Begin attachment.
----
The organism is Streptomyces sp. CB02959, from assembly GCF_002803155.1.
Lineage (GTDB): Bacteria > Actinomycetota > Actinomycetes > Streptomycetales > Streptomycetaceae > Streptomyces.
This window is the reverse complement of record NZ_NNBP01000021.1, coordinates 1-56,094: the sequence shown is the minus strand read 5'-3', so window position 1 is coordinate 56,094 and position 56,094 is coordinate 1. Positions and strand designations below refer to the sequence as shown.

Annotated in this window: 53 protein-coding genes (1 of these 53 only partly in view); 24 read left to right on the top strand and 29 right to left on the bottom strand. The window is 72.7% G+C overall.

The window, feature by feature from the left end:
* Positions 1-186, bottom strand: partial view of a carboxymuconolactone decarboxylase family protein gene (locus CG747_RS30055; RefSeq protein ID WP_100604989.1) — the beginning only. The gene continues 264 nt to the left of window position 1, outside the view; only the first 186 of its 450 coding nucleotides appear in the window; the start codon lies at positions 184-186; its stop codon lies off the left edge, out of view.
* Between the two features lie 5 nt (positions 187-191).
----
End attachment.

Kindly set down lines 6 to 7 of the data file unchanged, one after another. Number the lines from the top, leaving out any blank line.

* Positions 1-186, bottom strand: partial view of a carboxymuconolactone decarboxylase family protein gene (locus CG747_RS30055; RefSeq protein ID WP_100604989.1) — the beginning only. The gene continues 264 nt to the left of window position 1, outside the view; only the first 186 of its 450 coding nucleotides appear in the window; the start codon lies at positions 184-186; its stop codon lies off the left edge, out of view.
* Between the two features lie 5 nt (positions 187-191).